Letters to Nature

Nature 408, 67-69 (2 November 2000) | doi:10.1038/35040518; Received 6 April 2000; Accepted 24 August 2000

A nanometre-scale electronic switch consisting of a metal cluster and redox-addressable groups

David I. Gittins, Donald Bethell, David J. Schiffrin & Richard J. Nichols

  1. Centre for Nanoscale Science, Department of Chemistry, University of Liverpool, Liverpool, L69 7ZD, UK

Correspondence to: Richard J. Nichols Correspondence and requests for materials should be addressed to R.J.N. (e-mail: Email: nichols@liv.ac.uk).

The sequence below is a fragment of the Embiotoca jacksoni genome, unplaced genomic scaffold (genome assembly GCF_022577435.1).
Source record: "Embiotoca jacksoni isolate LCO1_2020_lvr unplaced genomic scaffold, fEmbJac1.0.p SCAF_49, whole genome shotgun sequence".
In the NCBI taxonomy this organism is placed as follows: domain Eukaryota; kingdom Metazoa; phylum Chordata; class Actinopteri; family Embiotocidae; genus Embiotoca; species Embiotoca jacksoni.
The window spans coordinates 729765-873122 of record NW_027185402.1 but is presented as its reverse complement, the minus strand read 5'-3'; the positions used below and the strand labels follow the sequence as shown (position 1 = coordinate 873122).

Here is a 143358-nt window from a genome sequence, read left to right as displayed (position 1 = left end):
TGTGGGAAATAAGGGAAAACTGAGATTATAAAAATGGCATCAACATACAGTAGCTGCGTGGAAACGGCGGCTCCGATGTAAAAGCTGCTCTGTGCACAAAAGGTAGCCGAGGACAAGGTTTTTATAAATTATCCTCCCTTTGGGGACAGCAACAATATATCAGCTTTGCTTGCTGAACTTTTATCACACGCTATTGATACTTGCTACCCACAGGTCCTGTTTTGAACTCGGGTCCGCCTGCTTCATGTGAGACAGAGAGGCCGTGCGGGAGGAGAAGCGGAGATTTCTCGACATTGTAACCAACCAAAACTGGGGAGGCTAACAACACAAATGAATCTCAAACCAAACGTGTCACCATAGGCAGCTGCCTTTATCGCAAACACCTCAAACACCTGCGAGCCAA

So-called bottom-up fabrication methods aim to assemble and integrate molecular components exhibiting specific functions into electronic devices that are orders of magnitude smaller than can be fabricated by lithographic techniques. Fundamental to the success of the bottom-up approach is the ability to control electron transport across molecular components. Organic molecules containing redox centres—chemical species whose oxidation number, and hence electronic structure, can be changed reversibly—support resonant tunnelling1, 2 and display promising functional behaviour when sandwiched as molecular layers between electrical contacts3, 4, but their integration into more complex assemblies remains challenging. For this reason, functionalized metal nanoparticles have attracted much interest5, 6, 7: they exhibit single-electron characteristics8, 9, 10 (such as quantized capacitance charging) and can be organized11, 12, 13 through simple self-assembly methods into well ordered structures, with the nanoparticles at controlled locations. Here we report scanning tunnelling microscopy measurements showing that organic molecules containing redox centres can be used to attach metal nanoparticles to electrode surfaces and so control the electron transport between them. Our system consists of gold nanoclusters a few nanometres across and functionalized with polymethylene chains that carry a central, reversibly reducible bipyridinium moiety14, 15. We expect that the ability to electronically contact metal nanoparticles via redox-active molecules, and to alter profoundly their tunnelling properties by charge injection into these molecules, can form the basis for a range of nanoscale electronic switches.